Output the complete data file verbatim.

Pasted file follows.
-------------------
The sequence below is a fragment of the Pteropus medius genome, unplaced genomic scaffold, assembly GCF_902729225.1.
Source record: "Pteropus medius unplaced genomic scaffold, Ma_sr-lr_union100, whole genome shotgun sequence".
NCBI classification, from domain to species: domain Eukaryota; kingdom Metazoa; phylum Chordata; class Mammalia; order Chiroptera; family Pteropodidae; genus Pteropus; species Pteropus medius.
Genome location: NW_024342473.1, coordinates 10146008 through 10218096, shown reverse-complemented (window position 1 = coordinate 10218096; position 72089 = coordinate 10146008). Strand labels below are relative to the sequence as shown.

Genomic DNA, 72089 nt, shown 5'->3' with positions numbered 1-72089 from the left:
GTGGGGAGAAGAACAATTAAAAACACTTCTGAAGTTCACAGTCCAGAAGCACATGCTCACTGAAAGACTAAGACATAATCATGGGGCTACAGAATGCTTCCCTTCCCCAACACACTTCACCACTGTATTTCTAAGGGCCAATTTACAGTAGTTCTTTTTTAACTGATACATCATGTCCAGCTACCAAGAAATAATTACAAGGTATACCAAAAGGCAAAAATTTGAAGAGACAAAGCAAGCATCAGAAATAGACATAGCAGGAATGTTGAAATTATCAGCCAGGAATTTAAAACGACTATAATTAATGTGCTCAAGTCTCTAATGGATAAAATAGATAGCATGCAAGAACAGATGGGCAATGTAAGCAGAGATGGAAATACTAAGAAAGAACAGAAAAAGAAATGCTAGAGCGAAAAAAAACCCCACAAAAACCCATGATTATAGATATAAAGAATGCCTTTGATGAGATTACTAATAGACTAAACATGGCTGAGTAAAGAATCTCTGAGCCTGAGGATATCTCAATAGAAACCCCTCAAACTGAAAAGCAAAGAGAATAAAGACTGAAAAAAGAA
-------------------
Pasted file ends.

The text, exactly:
The sequence below is a fragment of the Pteropus medius genome, unplaced genomic scaffold, assembly GCF_902729225.1.
Source record: "Pteropus medius unplaced genomic scaffold, Ma_sr-lr_union100, whole genome shotgun sequence".
NCBI classification, from domain to species: domain Eukaryota; kingdom Metazoa; phylum Chordata; class Mammalia; order Chiroptera; family Pteropodidae; genus Pteropus; species Pteropus medius.
Genome location: NW_024342473.1, coordinates 10146008 through 10218096, shown reverse-complemented (window position 1 = coordinate 10218096; position 72089 = coordinate 10146008). Strand labels below are relative to the sequence as shown.

Genomic DNA, 72089 nt, shown 5'->3' with positions numbered 1-72089 from the left:
GTGGGGAGAAGAACAATTAAAAACACTTCTGAAGTTCACAGTCCAGAAGCACATGCTCACTGAAAGACTAAGACATAATCATGGGGCTACAGAATGCTTCCCTTCCCCAACACACTTCACCACTGTATTTCTAAGGGCCAATTTACAGTAGTTCTTTTTTAACTGATACATCATGTCCAGCTACCAAGAAATAATTACAAGGTATACCAAAAGGCAAAAATTTGAAGAGACAAAGCAAGCATCAGAAATAGACATAGCAGGAATGTTGAAATTATCAGCCAGGAATTTAAAACGACTATAATTAATGTGCTCAAGTCTCTAATGGATAAAATAGATAGCATGCAAGAACAGATGGGCAATGTAAGCAGAGATGGAAATACTAAGAAAGAACAGAAAAAGAAATGCTAGAGCGAAAAAAAACCCCACAAAAACCCATGATTATAGATATAAAGAATGCCTTTGATGAGATTACTAATAGACTAAACATGGCTGAGTAAAGAATCTCTGAGCCTGAGGATATCTCAATAGAAACCCCTCAAACTGAAAAGCAAAGAGAATAAAGACTGAAAAAAGAA